SO: Do you think comedians are falling behind if they are not multi-faceted these days? How did everyone turn into a Renaissance man/woman all of a sudden?
Alex: I don’t think you can rely on just one medium to be successful. Maybe you can, but it doesn’t help your odds of reaching higher-levels of success, and in turn, your odds of really figuring out what you’re good at.
I think what you’re seeing with the Renaissance man/woman are creative people using the “barrierless” Internet to express themselves in a number of different ways. Either that, or kids are just being pressured to be good at more things from a younger age. Probably a combination of both.
SO: How important do you feel entrepreneurial social media is when it comes to comedy?
Alex: As much as I hate seeing “entrepreneurial social media” and “comedy” paired together, I think the more ways that you can be heard, the better. It’s like, if you’re just starting out, you can go to an open mic, perform for 10-15 people, or you can tweet and make a web series, and if they do well, you can easily be seen by thousands of people. Performing at an open mic, writing tweets and producing a web series are obviously very different skill sets, but what I’m saying is, you’re ideally doing all of these things, and together, they’re having more results than just one of these things alone.
SO: And speaking of social media we cannot overlook your current web series Conversations with a Twitterfeed (CWATF). What a novel way of implementing Twitter for comedic purposes! I absolutely love it. Tell us about how you came up with the idea?
Alex: I came up with the idea for CWATF when I was submitting a writer’s packet for a show. I had to pitch a segment and liked this idea of “verbally responding to tweets.” Do you ever read tweets and make comments out loud? I think everyone does. I’m trying to package those emotions into a narrative. So, I pitched the idea to my friend and DP David Monk who then helped me shoot the pilot and all episodes to date.
SO: What kind of feedback do you get back from the Twitter account holders? Are most excited about it?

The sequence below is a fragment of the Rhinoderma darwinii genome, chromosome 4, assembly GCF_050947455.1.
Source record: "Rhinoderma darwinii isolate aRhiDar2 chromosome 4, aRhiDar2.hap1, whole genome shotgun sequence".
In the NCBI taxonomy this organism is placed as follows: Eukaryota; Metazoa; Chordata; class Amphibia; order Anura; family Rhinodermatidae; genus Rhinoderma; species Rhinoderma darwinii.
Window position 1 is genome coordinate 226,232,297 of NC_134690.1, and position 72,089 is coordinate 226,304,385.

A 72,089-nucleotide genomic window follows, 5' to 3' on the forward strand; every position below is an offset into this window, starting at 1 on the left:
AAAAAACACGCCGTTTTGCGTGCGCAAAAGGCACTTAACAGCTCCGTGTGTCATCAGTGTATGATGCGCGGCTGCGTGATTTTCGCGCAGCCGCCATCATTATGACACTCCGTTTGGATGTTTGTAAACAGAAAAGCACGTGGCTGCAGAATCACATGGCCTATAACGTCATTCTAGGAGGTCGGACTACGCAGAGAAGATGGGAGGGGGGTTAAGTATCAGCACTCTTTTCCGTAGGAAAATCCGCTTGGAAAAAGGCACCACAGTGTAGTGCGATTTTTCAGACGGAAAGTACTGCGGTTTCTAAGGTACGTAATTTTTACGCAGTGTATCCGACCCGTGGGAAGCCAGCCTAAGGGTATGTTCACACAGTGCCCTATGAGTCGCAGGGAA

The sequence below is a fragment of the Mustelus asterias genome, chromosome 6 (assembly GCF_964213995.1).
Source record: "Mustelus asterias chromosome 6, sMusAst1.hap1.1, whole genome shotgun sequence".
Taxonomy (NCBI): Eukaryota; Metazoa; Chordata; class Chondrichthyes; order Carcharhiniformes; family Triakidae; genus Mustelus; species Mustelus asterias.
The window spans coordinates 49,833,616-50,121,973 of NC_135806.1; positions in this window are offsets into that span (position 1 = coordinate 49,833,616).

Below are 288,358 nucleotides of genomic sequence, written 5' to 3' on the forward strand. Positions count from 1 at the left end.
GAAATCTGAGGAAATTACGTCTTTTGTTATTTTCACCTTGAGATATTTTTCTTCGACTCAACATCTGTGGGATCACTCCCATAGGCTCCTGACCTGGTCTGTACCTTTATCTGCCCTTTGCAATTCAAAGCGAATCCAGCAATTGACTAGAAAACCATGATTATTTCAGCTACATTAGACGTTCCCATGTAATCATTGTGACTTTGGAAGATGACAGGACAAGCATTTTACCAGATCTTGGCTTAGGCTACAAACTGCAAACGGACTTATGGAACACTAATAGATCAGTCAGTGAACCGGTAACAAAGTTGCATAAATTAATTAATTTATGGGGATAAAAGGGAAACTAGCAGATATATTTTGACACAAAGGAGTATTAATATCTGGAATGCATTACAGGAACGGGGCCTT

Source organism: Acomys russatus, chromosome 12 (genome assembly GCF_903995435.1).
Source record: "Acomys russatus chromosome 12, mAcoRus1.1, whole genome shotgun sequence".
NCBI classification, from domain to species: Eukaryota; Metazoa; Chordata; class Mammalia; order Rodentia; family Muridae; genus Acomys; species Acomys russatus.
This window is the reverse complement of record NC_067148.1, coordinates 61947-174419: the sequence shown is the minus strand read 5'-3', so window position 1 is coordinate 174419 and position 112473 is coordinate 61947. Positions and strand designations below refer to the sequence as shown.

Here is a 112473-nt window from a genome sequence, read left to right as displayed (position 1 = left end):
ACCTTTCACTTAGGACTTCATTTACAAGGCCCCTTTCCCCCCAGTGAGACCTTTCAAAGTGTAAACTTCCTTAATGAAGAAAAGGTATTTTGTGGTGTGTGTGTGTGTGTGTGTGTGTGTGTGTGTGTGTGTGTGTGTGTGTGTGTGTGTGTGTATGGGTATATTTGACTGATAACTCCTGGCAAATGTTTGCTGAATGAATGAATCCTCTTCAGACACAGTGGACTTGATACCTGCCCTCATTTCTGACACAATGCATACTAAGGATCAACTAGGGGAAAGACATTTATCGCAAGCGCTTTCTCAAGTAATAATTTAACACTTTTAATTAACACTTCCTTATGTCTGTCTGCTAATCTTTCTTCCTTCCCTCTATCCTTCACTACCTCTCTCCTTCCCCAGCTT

Alex: It seems like people have really enjoyed seeing some of their favorite Twitter comics do something besides tweet. The account holders of people we’ve chatted with to seem to be supportive. Andrew W.K. loved his episode, which helped us get him on the show. LeVar Burton tweeted out his episode. So did Sally Kellerman, Trick Daddy, Questlove, and a bunch others.
Andrew W.K. Chats With The New York Times
SO: Besides the creator, my favorite interviews have been Andrew W.K. vs. The New York Times, Dave Hill vs. Justin Beiber and Elaine Carrol vs. Neil deGrasse Tyson. Who writes the dialogue (Twitterfeed aside) or is it all improvised?
Alex: It’s partially improvised and partially written. I prepare the tweets beforehand, send them to the comedian, and then we come up with a narrative of responses while shooting.
SO: Do the comedians get to choose their Twitterfeed victims?
Alex: Yes, although I make suggestions. I generally tell people to choose someone they’d like to have a conversation with in real-life.
SO: What comedians are you just dying to get on CWATF?
Ryan O’Connell Chats With Lindsay Lohan
SO: What’s been CWATF’s most popular chat to date? Do you see CWATF expanding beyond the web series?
Alex: Our most popular episode is my friend Ryan O’Connell’s chat with Lindsay Lohan, which we’re still waiting for Lindsay to respond to.
My goal is to get the series on television. I think it’d be perfect for VH1’s Best Week Ever. The tone is similar and it’s an easy way to incorporate topical, pop culture stories with social media, something the networks all seem to be trying to figure out.
SO: What’s next for Alex J. Mann?
Alex: Producing CWATF for television. Selling one of my pilots. Hopefully finding myself somewhere with David O. Russell so I can tell him about our mutual affection for middle initials.